As the year comes to a close, I have been reflecting on the past year, one filled with challenge and growth for me. In order to grow, we have to learn how to overcome challenges. But there are a multitude of occasions where we learn through failing to overcome challenges. Over time, I have come to recognize that successes cannot occur without failures.
This wisdom was further amplified by a Farnam Street weekly eNewsletter that I get in my inbox every Sunday. In this newsletter, there was a wonderful quote that started my thinking:
“Early-career setback appears to cause a performance improvement among those who persevere. Overall, these findings are consistent with the concept that ‘what doesn’t kill me makes me stronger,’ which may have broad implications for identifying, training and nurturing junior scientists.”
This study hits home for me. I remember early in my engineering career how I really struggled to find my footing. I have told many that the first half dozen years I felt like a failure. On many occasions, I considered leaving engineering. Success occurred when I moved to a company that was more aligned with who I was as a person and a professional, and had an excellent training/mentoring program. I progressed quickly. I am really glad I persevered — but more importantly, I am glad that I took many lessons away from my many failures — I didn’t blame anyone else, I looked at those painful experiences as a way to improve and get better. The deeper the failure, the more opportunity to improve.
This is similar to what Scott Adams (The Dilbert Cartoonist) wrote in his book “How I Failed at Everything and Still Won Big” (a book that I highly recommend). In his book, he talks about why systems are better than goals, skills to develop and of course, his failures. Mr. Adams makes the argument that “Nietzsche famously said, ‘what doesn't kill us makes us stronger.’ It sounds clever, but it's a loser philosophy. I don't want my failures to simply make me stronger, which I interpret as making me better able to survive future challenges. Becoming stronger is obviously a good thing, but it’s only barely optimistic. I do want my failures to make me stronger, of course, but I also want to become smarter, more talented, better networks, healthier and more energized… failure is a resource that can be managed.”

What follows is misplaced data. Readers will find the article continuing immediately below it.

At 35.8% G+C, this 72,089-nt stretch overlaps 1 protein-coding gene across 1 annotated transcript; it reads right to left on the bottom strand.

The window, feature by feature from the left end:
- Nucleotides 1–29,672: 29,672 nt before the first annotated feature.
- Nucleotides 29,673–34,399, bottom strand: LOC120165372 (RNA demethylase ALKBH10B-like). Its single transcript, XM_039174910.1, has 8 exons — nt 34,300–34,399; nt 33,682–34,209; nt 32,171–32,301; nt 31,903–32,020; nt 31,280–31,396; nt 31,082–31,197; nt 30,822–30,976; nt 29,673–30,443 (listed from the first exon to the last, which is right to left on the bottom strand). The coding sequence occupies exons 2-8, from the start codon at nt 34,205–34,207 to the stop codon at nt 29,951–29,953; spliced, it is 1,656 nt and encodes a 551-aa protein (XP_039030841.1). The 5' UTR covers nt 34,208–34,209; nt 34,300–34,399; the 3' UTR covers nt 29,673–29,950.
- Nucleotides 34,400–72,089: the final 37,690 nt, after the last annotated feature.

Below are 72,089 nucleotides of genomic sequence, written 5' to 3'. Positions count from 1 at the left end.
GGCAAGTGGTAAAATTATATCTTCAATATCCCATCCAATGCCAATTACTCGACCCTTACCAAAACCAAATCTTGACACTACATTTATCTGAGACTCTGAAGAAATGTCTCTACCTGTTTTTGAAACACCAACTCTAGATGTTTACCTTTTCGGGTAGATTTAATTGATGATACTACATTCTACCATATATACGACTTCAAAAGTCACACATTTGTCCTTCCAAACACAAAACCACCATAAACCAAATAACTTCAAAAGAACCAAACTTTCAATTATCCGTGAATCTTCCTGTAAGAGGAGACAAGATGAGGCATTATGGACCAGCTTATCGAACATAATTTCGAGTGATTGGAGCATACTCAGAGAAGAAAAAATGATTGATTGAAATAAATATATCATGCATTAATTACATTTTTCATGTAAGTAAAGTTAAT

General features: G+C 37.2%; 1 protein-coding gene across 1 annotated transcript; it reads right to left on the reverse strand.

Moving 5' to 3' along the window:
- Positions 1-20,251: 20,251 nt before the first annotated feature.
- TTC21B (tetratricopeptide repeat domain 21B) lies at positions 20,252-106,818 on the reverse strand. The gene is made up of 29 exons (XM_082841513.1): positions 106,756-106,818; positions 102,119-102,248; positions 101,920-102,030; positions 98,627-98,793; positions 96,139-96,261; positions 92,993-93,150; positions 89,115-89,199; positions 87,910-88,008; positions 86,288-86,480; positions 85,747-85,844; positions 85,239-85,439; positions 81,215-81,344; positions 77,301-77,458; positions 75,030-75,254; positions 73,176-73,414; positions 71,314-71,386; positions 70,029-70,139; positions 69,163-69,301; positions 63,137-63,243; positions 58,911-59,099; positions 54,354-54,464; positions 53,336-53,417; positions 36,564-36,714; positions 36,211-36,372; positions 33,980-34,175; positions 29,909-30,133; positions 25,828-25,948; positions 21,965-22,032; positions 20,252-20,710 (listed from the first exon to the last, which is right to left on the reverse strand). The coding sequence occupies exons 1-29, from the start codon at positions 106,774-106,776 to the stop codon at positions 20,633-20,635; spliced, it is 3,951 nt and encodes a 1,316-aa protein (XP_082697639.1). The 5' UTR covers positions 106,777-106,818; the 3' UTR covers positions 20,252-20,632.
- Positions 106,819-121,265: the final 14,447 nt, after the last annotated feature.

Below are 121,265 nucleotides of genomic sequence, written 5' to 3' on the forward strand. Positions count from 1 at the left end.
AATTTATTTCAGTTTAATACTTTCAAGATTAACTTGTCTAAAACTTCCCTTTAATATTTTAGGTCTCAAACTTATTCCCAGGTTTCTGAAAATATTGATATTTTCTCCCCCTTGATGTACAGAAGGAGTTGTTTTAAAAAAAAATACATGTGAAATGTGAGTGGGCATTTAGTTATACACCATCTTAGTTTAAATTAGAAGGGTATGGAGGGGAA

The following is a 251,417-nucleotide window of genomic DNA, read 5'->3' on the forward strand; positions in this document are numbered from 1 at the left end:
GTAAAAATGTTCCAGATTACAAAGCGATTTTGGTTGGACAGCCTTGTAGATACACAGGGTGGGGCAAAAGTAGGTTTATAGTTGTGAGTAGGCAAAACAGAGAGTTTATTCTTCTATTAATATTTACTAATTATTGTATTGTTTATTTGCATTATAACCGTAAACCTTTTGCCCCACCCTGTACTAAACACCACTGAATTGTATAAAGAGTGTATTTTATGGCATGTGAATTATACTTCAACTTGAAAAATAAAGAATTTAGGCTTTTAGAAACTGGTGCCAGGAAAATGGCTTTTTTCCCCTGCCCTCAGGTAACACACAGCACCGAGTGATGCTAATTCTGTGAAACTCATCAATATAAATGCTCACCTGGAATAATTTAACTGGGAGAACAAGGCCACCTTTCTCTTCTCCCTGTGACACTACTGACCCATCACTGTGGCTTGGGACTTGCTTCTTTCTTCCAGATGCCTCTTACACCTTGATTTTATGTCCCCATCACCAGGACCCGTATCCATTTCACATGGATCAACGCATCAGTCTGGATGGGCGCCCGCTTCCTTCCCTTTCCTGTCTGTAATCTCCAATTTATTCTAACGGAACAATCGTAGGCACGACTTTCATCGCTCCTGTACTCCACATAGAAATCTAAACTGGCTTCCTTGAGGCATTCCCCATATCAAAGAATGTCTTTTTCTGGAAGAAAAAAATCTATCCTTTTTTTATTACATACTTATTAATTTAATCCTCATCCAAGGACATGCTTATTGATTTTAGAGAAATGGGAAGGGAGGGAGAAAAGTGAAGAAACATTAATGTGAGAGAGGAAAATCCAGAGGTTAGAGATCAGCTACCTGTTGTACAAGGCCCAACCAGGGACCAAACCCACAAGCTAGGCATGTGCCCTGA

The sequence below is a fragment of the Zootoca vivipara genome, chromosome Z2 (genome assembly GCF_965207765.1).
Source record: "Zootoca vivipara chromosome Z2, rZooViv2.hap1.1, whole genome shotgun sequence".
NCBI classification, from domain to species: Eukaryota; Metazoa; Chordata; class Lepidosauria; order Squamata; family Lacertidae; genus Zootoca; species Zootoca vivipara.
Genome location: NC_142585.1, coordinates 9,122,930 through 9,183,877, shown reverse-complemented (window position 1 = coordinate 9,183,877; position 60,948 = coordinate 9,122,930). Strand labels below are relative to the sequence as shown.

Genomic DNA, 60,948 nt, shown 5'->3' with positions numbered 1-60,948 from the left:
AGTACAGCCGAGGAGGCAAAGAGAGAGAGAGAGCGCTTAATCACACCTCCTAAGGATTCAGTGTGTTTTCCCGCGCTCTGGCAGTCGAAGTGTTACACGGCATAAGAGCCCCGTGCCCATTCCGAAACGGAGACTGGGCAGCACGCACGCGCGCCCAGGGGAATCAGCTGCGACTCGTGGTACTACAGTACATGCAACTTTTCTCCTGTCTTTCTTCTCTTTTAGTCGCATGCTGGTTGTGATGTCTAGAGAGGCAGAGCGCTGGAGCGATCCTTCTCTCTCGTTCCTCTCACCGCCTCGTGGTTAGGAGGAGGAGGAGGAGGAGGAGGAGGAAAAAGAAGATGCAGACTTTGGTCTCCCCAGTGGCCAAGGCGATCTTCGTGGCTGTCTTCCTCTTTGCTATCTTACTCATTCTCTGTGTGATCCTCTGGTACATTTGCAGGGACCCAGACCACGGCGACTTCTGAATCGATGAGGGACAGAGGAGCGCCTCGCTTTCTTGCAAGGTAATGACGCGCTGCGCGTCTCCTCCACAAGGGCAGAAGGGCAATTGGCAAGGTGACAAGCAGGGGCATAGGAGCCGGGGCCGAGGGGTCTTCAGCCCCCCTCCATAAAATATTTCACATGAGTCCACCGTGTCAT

Failure as a managed resource is an interesting paradigm, and it is one that has been illustrated numerous times in history. On my friend Kevin Black’s podcast, he interviews the author of “Generals in the Making” In this podcast episode, I learned that some of the greatest generals in U.S. history, Marshall and Eisenhower, both had early career setbacks that almost cut their careers short. Marshall’s career was almost derailed by MacArthur when he was put into a backwater role. Eisenhower lost his 3 year-old son. There were opportunities for them to give up and get out. But instead, they stuck with their vocation. Marshall excelled in that “backwater” and was quickly “re-promoted,” while Eisenhower just persevered through the pain. Obviously, both were two of the pivotal players in the Allied victory during WW2: Marshall organized the entire U.S. and Allied War effort, while Eisenhower led the D-Day invasion. Both of these men had up/down paths to the top echelons of the U.S. military (and later presidency) – the rest of us would do well to remember that in our own lives.
My takeaway: It’s easy to think that success is a linear road. Perhaps in some instances, it is. However, as I have read more and more about some of history's most impactful characters, almost all of them had bumpy roads — anything but linear. Their impact and success were a direct result of having experienced failure, and from having dealt with or managed it. Success means learning to embrace the struggle, and to fail forward. The only question that remains is: What will you fail and grow from in 2022?
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